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Lesson Plans


response to mag rag

[ Thread ][ Subject ][ Author ][ Date ]
Lkstar@anet-dfw.com
Thu, 21 Mar 1996 23:55:32 -0600


I have been reading various responses to magazine debates, DBAE and what is
too dry or academic compared to light art(fun art). I am a stand up and
scream it from the rafters kind of person when it comes to a comprehensive
view of art. My students grades 1-6 come to me once a week to sit, crawl,
jump up and down, create, discuss, actout, or whatever is called for, in
response to their art instruction. Each lesson, and I do believe each time
they walk in to my classroom we critique, look at historical points of
view, explore a culture or time period, respond to the aesthetic and
produce artwork. My students love coming to art. It is not too academic
but yet it is. My first grade students are asking questions or make
statements about artists that would amaze you. For instance: when
discussing Hokusai and his artwork, _Eagle in a Snowstorm_ a student said,"
Maybe the eagle is Japan and its being all by itself, you know like the
eagle is by itself." This holds true from 1st grade through 6th grade.
Each week I am amazed at the connections these students make. Students'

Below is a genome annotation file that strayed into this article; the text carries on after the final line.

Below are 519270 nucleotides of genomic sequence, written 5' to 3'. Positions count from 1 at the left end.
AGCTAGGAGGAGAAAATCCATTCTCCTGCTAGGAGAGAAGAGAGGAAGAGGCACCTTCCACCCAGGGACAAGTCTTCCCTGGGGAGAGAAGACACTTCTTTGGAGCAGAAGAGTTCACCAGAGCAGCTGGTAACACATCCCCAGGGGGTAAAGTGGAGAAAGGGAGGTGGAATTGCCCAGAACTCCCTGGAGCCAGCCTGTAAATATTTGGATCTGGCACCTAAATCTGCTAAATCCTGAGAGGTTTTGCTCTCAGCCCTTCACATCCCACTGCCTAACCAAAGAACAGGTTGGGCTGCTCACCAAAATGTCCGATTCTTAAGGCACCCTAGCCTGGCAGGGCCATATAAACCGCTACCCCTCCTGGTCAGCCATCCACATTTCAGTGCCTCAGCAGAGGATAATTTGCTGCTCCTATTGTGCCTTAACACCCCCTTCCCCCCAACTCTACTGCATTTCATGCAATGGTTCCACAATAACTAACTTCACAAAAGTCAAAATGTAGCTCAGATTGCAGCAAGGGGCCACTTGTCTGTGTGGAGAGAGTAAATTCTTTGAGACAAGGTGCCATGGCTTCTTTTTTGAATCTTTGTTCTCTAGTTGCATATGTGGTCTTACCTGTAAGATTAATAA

understanding of the importance of conservation of nature, the harmful
effects of war, the artists responses to events that happen throughout
history, or how someone's personal experience can affect a students own
experience toward a media are all part of the art experience. The children
grow and learn from all these experiences. They begin to see how they fit
in the world and how we are all connected.

As for School Arts, Art & Activities, and the NAEA publication Art
Education, these are all wonderful resources to aid in the instruction of
art students. I learn something new with each issue, see how someone did
what I do differently, a new twist to a media so overused, or a media not
used in a while. They all have their pluses and minuses. Every resource can
be seen in a positive or negative light but we try to see how we can use it
in the classroom.

I have taught inner city students,K-5, a brief time with secondary, and
suburban students 1-6. I have given many workshops on individual topics,
trained teachers in the field, and a mentor to student teachers.
Throughout all these workshops and training, motivation, use of materials
and connections have played a central role in the success of a program.
Remember, we are here to guide students in their development. Lets not
forget this. :)
Lauren Killam
Art Specialist
Texas